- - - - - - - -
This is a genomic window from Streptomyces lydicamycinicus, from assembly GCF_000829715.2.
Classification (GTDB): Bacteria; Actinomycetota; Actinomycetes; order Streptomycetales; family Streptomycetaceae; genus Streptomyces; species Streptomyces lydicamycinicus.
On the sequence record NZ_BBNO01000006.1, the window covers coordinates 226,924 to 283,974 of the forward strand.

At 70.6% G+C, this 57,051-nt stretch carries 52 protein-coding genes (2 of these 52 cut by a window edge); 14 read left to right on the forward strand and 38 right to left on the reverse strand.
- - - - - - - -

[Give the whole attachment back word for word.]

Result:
This is a genomic window from Streptomyces lydicamycinicus, from assembly GCF_000829715.2.
Classification (GTDB): Bacteria; Actinomycetota; Actinomycetes; order Streptomycetales; family Streptomycetaceae; genus Streptomyces; species Streptomyces lydicamycinicus.
On the sequence record NZ_BBNO01000006.1, the window covers coordinates 226,924 to 283,974 of the forward strand.

At 70.6% G+C, this 57,051-nt stretch carries 52 protein-coding genes (2 of these 52 cut by a window edge); 14 read left to right on the forward strand and 38 right to left on the reverse strand.